It’s clear from the results
that the Radeon HD 6550D inside the A8-3850 APU loves the extra bandwidth offered by a high-speed memory kit.
In Left 4 Dead 2 at 1,280 x 720, we saw an 8fps jump in the minimum frame rate after switching from 1,333MHz memory to 1,600MHz memory. This was followed by an additional jump of 3fps when we set our test memory to run at its full rated speed of 1,833MHz. This increase was also mirrored in the average recorded frame rate, which saw an 11fps increase when switching from 1,333MHz DDR3 to 1,866MHz DDR3.
This upwards trend was continued at higher resolutions too, with higher speed memory providing a tangible benefit across all the resolutions at which we tested. At 1,920 x 1,080, the higher clocked memory actually moved Left 4 Dead 2 from a less-than-playable minimum frame rate of 24fps to a comfortably smooth 36fps.
The GPU inside AMD's Lynx APUs benefits greatly from extra memory bandwidth
It was a similar story in Call of Duty: Black Ops, which also saw increased frame rates at higher memory speeds. Interestingly, the benefits seemed to be greater at higher resolutions - switching from 1,333MHz to 1,866MHz RAM at 1,280 x 720 only netted us a 20 per cent increase in minimum frame rates, whereas making the same switch at 1,920 x 1,080 resulted in a 50 per cent boost in frame rates. This increase was still too small to make the game playable at 1,920 x 1,080, however.
Should you Pay More for a Lower Latency Kit?
In the past, and particularly with Intel's Sandy Bridge platform, the shine has been taken off high-speed memory kits to a degree. They've typically offered limited performance improvements for a sizeably increased price tag, with low-latency memory kits in particular commanding a high price.
With the new line of Lynx APUs from AMD, however, memory speed has a tangible benefit on 3D performance, although latency settings still have little impact, at least in 3D performance. We re-tested Left 4 Dead 2 with 1,333MHz memory at 1,680 x 1,050, this time adjusting the CAS latency in the BIOS to see if there was a good reason to purchase a low-latency memory kit for a Llano based system.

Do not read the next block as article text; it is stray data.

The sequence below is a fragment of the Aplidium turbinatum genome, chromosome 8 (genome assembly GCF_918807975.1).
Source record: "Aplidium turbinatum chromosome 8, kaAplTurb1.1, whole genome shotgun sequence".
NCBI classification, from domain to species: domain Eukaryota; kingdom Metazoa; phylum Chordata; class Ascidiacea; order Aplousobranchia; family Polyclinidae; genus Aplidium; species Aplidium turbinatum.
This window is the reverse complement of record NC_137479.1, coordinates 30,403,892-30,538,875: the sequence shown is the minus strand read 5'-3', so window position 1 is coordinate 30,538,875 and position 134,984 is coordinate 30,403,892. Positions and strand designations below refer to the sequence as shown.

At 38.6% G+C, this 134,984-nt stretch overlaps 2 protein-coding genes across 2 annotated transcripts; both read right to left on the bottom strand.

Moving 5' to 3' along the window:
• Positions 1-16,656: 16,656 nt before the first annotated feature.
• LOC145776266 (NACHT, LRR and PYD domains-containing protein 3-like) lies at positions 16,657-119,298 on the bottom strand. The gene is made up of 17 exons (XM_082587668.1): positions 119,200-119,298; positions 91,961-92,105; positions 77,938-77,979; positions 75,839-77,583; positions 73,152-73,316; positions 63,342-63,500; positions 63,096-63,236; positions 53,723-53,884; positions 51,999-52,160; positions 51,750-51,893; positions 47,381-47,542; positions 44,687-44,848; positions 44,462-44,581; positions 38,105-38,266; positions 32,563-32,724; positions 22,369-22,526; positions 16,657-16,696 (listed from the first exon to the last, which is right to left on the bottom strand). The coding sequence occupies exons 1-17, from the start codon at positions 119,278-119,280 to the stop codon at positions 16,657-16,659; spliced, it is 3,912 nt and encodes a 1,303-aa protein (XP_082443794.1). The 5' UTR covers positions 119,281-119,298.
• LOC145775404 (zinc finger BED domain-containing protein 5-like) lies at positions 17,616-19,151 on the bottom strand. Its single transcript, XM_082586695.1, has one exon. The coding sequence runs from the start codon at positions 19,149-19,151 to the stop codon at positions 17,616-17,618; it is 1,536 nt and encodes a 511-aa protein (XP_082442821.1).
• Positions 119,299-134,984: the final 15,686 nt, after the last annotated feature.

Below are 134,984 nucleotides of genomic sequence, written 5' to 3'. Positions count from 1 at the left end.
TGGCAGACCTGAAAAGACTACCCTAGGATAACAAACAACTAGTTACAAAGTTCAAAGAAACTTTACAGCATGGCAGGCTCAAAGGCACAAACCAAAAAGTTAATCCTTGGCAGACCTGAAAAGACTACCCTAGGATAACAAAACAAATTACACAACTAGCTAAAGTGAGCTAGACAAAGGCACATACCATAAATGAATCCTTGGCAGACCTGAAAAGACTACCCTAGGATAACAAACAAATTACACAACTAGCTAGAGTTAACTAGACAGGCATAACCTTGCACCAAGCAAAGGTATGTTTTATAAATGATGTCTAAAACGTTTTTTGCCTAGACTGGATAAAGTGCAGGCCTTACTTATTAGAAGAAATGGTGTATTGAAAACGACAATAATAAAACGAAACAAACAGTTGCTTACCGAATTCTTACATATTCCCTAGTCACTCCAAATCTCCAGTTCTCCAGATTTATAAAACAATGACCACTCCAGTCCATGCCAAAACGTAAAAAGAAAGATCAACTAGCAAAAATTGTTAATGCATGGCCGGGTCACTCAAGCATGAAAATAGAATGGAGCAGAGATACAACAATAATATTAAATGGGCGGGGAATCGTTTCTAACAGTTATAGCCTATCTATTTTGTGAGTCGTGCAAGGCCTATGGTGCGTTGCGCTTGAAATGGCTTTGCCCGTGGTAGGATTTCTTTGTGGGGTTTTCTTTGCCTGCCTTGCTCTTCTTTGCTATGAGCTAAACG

CAS Latency 7
CAS Latency 8
CAS Latency 9
Minimum frames per second, higher is better
While we did see a quantifiable benefit to running our test modules at a lower latency, the 1fps difference between our slowest test setting (CAS 9) and our quickest (CAS 7) is hardly worth shouting about. There's clearly some benefit but, given the price premium that's usually carried by low-latency modules, it’s unlikely that anyone building a low-cost Llano system will have the budget to splash out on super-posh RAM.
It’s great to actually see such a significant benefit from higher clocked memory. As ever, though, choosing a component comes down to assessing a blend of performance and price. Fortunately, the first choice to make when it comes to picking memory for your Llano system is easy - there's simply no point in buying 1,333MHz DDR3 when 1,600MHz kits can be had for as little as £5 more. You’ll see a distinct benefit in 3D applications when using a 1,600MHz kit.
The choice of whether to opt for a 1,866MHz kit over a 1,600MHz kit is less clear-cut, though. There are few dual-channel 1,866MHz kits on the market at the moment, and those that are available retail for a premium too. As a result, it's almost certainly cheaper to opt for a budget 2,000MHz or 2,133MHz kit rather than search for one of the few 1,866MHz kits. These will still set you back around £50 though, which is around £15 more than the cost of a decent 1,600MHz kit.
Taking into account the kind of budget or HTPC systems into which AMD's Lynx APU is likely to make its way, we recommend 1,600MHz memory as the sweet spot. If you have an extra £15 in your budget, though (or if 1,833MHz kits drop in price to around £40-£45), you'll see a noticeable benefit from higher frequency memory when gaming.